Could Hideki Matsui land in Oakland? UPDATE: how about Chicago?

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Question: What did you think of Hideki Matsui’s World Series performance? Another question: Would you like to have a player like Hideki Matsui in your
lineup?

That’s a question my buddy from the Japanese press corp. is going to be asking Bob Geren soon based on this report from John Shea about Matsui maybe going to Oakland.  To be fair, Shea calls it a longshot, but my homie was asking NL teams with three set outfielders about it over the past few days, so he’s probably going to crazy based on even a report this thin.

For what it’s worth, Keith Law calls any Matsui-to-Oakland speculation rather silly, noting that they have plenty of DH types that cost a fraction of the dough Matsui would, and without the sorts of question marks that surround him.

So I guess what I’m saying is that Keith law had better watch his back.

UPDATE: From the Chicago Sun Times!

KW is about to talk and Japanese media is here looking for answers. It’s on.

That poor, poor bastard.  Assuming Kenny survives, he’ll have to jibe his interest in Matsui with Ozzie Guillen’s statements yesterday that, with all apologies to Jim Thome, he likes to be able to rotate everyday players through the DH slot rather than have a dedicated DH.

Report: Mets ownership backs Terry Collins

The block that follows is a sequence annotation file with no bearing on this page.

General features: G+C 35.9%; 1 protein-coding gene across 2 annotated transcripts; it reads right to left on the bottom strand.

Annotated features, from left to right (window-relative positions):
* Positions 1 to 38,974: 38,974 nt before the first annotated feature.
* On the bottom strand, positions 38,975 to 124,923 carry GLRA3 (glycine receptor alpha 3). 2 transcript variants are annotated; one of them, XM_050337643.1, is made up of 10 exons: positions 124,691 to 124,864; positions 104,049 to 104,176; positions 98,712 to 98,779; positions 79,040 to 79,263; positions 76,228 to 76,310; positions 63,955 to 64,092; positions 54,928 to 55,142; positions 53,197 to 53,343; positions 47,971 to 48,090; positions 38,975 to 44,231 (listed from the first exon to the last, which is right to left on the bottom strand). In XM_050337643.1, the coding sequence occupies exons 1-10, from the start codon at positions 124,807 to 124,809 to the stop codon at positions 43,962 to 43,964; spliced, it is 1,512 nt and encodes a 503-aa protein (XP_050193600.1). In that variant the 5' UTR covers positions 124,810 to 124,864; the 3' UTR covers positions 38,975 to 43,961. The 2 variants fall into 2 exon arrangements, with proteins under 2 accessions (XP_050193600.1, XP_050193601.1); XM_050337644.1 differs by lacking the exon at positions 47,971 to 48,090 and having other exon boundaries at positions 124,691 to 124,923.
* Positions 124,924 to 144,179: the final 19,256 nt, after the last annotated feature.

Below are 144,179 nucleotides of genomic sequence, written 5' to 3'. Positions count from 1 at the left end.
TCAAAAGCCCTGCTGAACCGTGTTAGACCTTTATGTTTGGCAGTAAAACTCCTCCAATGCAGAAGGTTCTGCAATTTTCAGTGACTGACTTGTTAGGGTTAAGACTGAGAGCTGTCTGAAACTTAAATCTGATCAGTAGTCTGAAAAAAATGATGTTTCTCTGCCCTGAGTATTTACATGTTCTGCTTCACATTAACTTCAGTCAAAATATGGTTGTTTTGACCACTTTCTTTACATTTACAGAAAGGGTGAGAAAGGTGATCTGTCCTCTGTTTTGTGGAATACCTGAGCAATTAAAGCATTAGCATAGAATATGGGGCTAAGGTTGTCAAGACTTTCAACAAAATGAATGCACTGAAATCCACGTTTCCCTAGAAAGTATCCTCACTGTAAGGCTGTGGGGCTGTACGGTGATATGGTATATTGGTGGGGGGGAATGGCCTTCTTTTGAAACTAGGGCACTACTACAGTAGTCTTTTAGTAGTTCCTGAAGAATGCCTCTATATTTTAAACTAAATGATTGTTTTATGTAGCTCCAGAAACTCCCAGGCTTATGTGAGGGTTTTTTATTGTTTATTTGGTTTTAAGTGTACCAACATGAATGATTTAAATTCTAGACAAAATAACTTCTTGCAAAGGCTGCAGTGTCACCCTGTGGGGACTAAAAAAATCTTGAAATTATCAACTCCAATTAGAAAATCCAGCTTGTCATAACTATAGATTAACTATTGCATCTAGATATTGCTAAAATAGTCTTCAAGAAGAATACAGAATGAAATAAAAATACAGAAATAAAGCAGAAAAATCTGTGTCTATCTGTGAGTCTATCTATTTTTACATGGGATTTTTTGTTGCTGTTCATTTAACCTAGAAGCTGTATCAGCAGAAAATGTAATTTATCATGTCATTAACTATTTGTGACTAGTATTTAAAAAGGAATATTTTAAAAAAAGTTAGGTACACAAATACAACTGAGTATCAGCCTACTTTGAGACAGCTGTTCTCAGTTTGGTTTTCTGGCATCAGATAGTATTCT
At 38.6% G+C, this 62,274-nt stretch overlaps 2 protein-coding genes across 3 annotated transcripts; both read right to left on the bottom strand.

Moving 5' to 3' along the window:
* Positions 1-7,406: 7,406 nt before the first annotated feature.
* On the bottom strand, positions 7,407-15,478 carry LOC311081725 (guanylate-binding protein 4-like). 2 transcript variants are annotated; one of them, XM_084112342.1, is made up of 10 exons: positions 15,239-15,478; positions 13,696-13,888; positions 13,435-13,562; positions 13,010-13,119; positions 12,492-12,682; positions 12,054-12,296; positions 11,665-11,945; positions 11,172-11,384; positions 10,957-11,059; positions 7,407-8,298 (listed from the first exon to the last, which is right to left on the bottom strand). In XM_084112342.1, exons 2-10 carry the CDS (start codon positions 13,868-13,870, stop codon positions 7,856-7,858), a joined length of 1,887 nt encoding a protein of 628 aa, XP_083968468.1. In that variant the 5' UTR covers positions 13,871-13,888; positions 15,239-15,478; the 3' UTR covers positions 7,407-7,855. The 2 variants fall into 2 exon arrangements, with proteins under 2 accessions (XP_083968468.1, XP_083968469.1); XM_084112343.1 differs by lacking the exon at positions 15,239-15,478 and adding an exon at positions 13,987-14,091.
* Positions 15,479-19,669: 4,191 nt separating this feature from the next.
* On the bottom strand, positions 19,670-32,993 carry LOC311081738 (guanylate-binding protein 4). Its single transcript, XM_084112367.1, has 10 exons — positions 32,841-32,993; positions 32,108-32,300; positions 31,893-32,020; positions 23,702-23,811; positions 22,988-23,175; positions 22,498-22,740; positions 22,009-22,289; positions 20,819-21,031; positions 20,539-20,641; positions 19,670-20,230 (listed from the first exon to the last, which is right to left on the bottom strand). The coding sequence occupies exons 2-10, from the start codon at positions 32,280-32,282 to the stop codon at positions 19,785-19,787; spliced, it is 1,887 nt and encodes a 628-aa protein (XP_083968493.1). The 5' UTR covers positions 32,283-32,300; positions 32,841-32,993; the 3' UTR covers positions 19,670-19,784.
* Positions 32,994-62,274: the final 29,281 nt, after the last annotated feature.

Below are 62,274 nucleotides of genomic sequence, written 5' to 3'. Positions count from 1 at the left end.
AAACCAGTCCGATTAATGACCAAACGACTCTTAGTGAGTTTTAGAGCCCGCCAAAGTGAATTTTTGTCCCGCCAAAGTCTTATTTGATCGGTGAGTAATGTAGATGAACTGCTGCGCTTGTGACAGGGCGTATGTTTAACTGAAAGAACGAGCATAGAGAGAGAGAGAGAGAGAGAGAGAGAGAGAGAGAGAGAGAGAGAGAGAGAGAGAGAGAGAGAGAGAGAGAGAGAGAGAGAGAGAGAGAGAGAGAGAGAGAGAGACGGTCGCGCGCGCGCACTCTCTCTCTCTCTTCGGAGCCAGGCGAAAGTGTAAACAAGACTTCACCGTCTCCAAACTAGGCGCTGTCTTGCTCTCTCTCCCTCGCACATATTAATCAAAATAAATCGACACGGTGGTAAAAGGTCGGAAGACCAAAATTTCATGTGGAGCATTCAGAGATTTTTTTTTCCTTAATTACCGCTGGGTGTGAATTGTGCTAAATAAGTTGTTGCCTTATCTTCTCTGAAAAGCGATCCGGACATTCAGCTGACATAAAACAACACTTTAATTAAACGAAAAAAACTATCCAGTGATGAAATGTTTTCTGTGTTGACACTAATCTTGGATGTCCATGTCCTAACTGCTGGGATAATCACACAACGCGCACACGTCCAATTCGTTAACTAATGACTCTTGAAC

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The Mets entered Sunday night’s game against the Pirates with a disappointing 20-27 record. While the club has dealt with a litany of injuries, manager Terry Collins has also drawn criticism for in-game decision-making, particularly regarding his decision-making.

Owner Fred Wilpon is still Collins’ strongest supporter, however, Newsday’s Marc Carig reports. As a result, the team is unlikely to make a managerial change anytime soon. If the Mets continue to struggle, though, ownership may feel pressured to make a change.

Collins became the longest-tenured manager in Mets history last week. Collins managed the Mets to a 77-85 record in 2011 and has overall helped the club go 501-518, winning the NL Pennant in 2015. He is not signed to a contract beyond this season.

Joe Mauer becomes first Twin to reach base seven times in a game since Rod Carew

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Twins first baseman Joe Mauer had a game for the record books on Sunday against the Rays. He finished 4-for-5 with an RBI double, a solo home run, two singles, and three walks in eight plate appearances. Unfortunately for him, the Twins still lost 8-6 in 15 innings.

ESPN’s Stats & Info notes that Mauer is the first Twin to reach base seven times in one game since Rod Carew in 1972 against the Brewers. The last player to reach base seven times in one game (without the aid of an error) was Giants shortstop Brandon Crawford on August 8 last season against the Marlins. The feat has only been accomplished seven times this decade, so about once a year.

After Sunday’s game, Mauer is batting .283/.363/.408 with three home runs, 18 RBI, and 23 runs scored in 171 plate appearances. Not too shabby.